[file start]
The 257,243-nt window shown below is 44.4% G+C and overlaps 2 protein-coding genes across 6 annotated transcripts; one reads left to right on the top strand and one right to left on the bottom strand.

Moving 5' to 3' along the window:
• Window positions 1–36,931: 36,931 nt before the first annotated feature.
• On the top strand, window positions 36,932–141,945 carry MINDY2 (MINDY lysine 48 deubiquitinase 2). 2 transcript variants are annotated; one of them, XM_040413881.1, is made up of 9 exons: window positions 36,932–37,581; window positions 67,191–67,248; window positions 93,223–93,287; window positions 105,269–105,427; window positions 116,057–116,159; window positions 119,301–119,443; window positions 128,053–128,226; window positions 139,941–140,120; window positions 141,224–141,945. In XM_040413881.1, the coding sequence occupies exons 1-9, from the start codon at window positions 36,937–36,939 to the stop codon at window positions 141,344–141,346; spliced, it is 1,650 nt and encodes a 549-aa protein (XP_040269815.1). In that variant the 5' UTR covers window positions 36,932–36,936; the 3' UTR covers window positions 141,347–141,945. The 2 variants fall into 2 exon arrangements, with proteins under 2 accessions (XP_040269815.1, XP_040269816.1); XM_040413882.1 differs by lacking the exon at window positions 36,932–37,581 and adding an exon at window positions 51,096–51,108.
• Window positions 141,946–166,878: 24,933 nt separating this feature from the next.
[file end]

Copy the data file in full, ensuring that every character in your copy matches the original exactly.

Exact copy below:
The 257,243-nt window shown below is 44.4% G+C and overlaps 2 protein-coding genes across 6 annotated transcripts; one reads left to right on the top strand and one right to left on the bottom strand.

Moving 5' to 3' along the window:
• Window positions 1–36,931: 36,931 nt before the first annotated feature.
• On the top strand, window positions 36,932–141,945 carry MINDY2 (MINDY lysine 48 deubiquitinase 2). 2 transcript variants are annotated; one of them, XM_040413881.1, is made up of 9 exons: window positions 36,932–37,581; window positions 67,191–67,248; window positions 93,223–93,287; window positions 105,269–105,427; window positions 116,057–116,159; window positions 119,301–119,443; window positions 128,053–128,226; window positions 139,941–140,120; window positions 141,224–141,945. In XM_040413881.1, the coding sequence occupies exons 1-9, from the start codon at window positions 36,937–36,939 to the stop codon at window positions 141,344–141,346; spliced, it is 1,650 nt and encodes a 549-aa protein (XP_040269815.1). In that variant the 5' UTR covers window positions 36,932–36,936; the 3' UTR covers window positions 141,347–141,945. The 2 variants fall into 2 exon arrangements, with proteins under 2 accessions (XP_040269815.1, XP_040269816.1); XM_040413882.1 differs by lacking the exon at window positions 36,932–37,581 and adding an exon at window positions 51,096–51,108.
• Window positions 141,946–166,878: 24,933 nt separating this feature from the next.